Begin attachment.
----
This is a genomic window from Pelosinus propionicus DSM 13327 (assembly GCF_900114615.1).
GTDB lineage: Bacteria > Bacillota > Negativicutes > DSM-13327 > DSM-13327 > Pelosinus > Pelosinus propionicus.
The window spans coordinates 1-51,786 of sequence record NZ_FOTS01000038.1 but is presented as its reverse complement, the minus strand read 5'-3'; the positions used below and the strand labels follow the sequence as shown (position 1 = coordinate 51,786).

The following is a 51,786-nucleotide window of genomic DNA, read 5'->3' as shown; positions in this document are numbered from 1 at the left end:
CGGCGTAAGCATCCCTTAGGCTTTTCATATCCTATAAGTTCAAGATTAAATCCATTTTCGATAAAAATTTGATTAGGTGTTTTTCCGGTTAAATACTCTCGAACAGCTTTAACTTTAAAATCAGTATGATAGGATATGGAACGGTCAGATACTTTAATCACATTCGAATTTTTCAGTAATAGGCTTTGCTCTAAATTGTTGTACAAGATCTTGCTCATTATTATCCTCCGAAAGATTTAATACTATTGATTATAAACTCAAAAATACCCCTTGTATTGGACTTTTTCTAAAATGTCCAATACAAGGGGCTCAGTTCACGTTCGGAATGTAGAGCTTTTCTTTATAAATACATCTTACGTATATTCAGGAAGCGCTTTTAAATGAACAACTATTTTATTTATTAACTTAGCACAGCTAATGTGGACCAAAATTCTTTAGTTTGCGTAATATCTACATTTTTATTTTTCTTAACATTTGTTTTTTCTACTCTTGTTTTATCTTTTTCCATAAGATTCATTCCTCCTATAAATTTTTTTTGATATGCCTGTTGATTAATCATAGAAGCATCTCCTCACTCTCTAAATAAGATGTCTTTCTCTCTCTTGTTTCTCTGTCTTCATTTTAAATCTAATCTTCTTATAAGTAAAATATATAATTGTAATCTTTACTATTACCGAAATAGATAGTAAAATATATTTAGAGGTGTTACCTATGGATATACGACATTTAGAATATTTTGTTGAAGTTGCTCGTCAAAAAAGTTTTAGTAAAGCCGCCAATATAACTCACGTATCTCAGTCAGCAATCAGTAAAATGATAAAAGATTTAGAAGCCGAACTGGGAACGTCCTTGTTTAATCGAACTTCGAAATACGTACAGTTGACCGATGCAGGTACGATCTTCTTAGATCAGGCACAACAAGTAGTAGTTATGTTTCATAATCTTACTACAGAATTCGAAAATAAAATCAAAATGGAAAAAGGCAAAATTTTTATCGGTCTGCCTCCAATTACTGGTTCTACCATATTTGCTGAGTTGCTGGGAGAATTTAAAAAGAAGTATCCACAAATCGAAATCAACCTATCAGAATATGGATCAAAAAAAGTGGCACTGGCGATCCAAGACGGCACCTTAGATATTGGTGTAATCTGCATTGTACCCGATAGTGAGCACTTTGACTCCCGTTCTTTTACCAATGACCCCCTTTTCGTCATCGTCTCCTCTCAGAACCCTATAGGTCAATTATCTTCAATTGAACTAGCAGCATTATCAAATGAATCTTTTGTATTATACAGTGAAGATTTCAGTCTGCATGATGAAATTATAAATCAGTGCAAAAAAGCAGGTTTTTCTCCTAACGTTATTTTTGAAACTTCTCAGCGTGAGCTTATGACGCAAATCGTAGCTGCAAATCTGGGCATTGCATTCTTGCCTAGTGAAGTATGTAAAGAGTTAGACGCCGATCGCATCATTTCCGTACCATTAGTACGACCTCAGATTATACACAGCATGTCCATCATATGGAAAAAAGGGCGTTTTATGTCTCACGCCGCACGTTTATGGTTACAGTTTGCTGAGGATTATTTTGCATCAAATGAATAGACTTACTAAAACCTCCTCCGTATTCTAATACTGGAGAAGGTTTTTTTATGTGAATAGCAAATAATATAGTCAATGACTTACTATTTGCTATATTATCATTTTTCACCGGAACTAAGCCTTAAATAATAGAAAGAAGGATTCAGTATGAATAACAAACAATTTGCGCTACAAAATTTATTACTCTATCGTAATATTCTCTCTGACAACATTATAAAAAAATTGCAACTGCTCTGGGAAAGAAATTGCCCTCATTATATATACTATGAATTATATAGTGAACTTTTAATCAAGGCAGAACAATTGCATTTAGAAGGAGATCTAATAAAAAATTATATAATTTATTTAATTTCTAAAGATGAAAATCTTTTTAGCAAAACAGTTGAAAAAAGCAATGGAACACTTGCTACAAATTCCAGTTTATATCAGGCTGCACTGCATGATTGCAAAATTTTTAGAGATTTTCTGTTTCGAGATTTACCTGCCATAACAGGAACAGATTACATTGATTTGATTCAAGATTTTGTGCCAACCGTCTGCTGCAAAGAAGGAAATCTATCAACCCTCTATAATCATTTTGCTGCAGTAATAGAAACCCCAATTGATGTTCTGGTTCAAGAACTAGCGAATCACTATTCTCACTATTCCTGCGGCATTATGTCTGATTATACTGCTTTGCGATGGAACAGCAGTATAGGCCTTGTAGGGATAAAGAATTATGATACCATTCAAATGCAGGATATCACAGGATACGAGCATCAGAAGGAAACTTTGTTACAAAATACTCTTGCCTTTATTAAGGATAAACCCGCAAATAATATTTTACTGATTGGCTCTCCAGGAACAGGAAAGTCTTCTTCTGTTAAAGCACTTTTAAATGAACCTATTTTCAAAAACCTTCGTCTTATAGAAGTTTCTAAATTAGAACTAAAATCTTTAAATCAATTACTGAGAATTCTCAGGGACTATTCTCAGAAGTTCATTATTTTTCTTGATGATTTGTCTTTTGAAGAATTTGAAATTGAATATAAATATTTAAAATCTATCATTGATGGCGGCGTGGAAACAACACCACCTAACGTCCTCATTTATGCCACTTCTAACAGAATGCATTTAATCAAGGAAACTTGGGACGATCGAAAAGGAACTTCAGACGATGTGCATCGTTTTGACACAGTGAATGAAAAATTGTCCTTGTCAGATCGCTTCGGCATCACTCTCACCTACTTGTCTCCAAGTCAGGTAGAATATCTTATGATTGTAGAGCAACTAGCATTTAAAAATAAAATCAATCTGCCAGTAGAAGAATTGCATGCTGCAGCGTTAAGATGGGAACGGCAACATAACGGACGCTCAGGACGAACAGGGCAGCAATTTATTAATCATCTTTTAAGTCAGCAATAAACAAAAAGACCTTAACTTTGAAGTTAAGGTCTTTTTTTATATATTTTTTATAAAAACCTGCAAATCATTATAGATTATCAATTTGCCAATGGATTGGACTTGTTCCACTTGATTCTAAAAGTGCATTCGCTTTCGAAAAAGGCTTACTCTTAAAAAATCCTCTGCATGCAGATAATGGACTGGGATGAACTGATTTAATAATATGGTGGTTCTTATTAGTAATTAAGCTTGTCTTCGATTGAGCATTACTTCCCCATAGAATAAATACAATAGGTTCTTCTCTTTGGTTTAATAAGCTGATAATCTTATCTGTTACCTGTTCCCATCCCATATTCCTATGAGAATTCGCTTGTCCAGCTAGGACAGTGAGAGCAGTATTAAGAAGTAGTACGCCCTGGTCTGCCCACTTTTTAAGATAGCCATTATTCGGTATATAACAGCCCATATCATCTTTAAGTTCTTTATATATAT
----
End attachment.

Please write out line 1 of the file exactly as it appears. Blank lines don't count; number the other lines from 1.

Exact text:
This is a genomic window from Pelosinus propionicus DSM 13327 (assembly GCF_900114615.1).